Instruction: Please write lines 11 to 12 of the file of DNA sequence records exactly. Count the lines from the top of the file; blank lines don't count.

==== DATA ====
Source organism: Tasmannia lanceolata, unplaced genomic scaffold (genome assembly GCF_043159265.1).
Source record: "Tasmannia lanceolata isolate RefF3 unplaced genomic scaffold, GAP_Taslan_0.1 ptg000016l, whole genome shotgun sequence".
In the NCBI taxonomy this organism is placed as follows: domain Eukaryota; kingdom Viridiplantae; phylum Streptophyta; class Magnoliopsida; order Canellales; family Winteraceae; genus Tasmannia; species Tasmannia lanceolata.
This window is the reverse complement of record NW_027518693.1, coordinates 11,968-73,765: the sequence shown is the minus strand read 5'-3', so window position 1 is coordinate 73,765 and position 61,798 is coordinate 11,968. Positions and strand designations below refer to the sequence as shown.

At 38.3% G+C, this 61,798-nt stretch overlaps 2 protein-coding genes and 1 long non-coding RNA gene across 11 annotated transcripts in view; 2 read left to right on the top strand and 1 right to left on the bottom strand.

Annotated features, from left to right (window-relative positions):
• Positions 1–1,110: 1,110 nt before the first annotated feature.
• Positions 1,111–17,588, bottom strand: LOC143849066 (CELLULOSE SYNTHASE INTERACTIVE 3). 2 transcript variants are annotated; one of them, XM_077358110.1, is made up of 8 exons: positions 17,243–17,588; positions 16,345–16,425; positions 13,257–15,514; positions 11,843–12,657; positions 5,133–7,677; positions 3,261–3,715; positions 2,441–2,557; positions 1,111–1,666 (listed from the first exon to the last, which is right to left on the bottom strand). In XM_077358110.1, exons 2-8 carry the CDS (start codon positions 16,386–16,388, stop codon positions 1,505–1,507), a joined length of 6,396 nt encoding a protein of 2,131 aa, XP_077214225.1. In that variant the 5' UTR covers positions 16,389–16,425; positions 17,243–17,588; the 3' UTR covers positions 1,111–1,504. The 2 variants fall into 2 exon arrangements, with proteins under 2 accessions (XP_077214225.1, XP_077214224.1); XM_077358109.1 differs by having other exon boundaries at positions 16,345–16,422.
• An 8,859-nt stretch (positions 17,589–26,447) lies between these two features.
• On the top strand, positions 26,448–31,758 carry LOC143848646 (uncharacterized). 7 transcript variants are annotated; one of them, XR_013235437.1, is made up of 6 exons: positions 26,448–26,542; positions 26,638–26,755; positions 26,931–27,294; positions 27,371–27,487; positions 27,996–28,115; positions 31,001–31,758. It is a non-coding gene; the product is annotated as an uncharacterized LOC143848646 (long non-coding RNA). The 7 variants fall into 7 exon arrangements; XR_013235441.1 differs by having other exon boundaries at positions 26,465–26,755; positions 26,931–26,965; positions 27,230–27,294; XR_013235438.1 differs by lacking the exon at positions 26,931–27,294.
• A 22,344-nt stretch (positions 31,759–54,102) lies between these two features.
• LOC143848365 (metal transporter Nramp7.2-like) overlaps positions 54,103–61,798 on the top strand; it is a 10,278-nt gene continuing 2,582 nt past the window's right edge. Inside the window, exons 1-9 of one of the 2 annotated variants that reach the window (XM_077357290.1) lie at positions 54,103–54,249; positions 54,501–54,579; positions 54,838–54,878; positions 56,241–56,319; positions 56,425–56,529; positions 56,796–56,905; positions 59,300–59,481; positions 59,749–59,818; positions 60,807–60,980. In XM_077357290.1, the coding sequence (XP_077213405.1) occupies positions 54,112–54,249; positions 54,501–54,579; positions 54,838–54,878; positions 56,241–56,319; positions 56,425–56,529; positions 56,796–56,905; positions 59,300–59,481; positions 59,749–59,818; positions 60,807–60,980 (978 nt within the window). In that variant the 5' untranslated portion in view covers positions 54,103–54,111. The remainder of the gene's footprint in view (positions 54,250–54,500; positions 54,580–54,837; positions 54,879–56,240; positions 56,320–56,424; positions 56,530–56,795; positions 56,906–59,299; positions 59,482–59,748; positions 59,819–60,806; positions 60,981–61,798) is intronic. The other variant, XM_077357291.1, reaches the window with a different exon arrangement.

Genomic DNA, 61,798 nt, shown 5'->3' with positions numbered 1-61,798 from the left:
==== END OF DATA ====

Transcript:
• A 22,344-nt stretch (positions 31,759–54,102) lies between these two features.
• LOC143848365 (metal transporter Nramp7.2-like) overlaps positions 54,103–61,798 on the top strand; it is a 10,278-nt gene continuing 2,582 nt past the window's right edge. Inside the window, exons 1-9 of one of the 2 annotated variants that reach the window (XM_077357290.1) lie at positions 54,103–54,249; positions 54,501–54,579; positions 54,838–54,878; positions 56,241–56,319; positions 56,425–56,529; positions 56,796–56,905; positions 59,300–59,481; positions 59,749–59,818; positions 60,807–60,980. In XM_077357290.1, the coding sequence (XP_077213405.1) occupies positions 54,112–54,249; positions 54,501–54,579; positions 54,838–54,878; positions 56,241–56,319; positions 56,425–56,529; positions 56,796–56,905; positions 59,300–59,481; positions 59,749–59,818; positions 60,807–60,980 (978 nt within the window). In that variant the 5' untranslated portion in view covers positions 54,103–54,111. The remainder of the gene's footprint in view (positions 54,250–54,500; positions 54,580–54,837; positions 54,879–56,240; positions 56,320–56,424; positions 56,530–56,795; positions 56,906–59,299; positions 59,482–59,748; positions 59,819–60,806; positions 60,981–61,798) is intronic. The other variant, XM_077357291.1, reaches the window with a different exon arrangement.